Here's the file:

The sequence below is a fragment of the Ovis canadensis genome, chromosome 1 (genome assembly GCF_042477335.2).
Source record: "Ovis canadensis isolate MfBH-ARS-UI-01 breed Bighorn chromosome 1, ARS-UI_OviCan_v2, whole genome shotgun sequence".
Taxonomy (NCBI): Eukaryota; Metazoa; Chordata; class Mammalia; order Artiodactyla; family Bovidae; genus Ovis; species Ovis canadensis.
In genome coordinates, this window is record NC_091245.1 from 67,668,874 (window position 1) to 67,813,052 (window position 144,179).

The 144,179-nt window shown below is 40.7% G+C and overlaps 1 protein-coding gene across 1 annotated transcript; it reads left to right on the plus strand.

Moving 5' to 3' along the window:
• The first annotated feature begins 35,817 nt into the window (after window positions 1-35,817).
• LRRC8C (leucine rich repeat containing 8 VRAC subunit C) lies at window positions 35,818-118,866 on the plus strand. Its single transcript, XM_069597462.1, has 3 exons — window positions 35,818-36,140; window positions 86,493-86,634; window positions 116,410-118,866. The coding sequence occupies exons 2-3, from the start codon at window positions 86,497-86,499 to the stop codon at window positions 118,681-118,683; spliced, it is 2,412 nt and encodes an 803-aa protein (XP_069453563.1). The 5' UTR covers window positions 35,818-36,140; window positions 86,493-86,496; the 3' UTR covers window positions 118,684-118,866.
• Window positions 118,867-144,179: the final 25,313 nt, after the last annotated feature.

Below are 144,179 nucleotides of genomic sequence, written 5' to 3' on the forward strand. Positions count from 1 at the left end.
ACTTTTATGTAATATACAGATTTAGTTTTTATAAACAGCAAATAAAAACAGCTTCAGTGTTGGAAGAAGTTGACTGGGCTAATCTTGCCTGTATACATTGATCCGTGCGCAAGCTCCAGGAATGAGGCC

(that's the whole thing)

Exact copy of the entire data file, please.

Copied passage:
The sequence below is a fragment of the Ovis canadensis genome, chromosome 1 (genome assembly GCF_042477335.2).
Source record: "Ovis canadensis isolate MfBH-ARS-UI-01 breed Bighorn chromosome 1, ARS-UI_OviCan_v2, whole genome shotgun sequence".
Taxonomy (NCBI): Eukaryota; Metazoa; Chordata; class Mammalia; order Artiodactyla; family Bovidae; genus Ovis; species Ovis canadensis.
In genome coordinates, this window is record NC_091245.1 from 67,668,874 (window position 1) to 67,813,052 (window position 144,179).

The 144,179-nt window shown below is 40.7% G+C and overlaps 1 protein-coding gene across 1 annotated transcript; it reads left to right on the plus strand.

Moving 5' to 3' along the window:
• The first annotated feature begins 35,817 nt into the window (after window positions 1-35,817).
• LRRC8C (leucine rich repeat containing 8 VRAC subunit C) lies at window positions 35,818-118,866 on the plus strand. Its single transcript, XM_069597462.1, has 3 exons — window positions 35,818-36,140; window positions 86,493-86,634; window positions 116,410-118,866. The coding sequence occupies exons 2-3, from the start codon at window positions 86,497-86,499 to the stop codon at window positions 118,681-118,683; spliced, it is 2,412 nt and encodes an 803-aa protein (XP_069453563.1). The 5' UTR covers window positions 35,818-36,140; window positions 86,493-86,496; the 3' UTR covers window positions 118,684-118,866.
• Window positions 118,867-144,179: the final 25,313 nt, after the last annotated feature.

Below are 144,179 nucleotides of genomic sequence, written 5' to 3' on the forward strand. Positions count from 1 at the left end.
ACTTTTATGTAATATACAGATTTAGTTTTTATAAACAGCAAATAAAAACAGCTTCAGTGTTGGAAGAAGTTGACTGGGCTAATCTTGCCTGTATACATTGATCCGTGCGCAAGCTCCAGGAATGAGGCC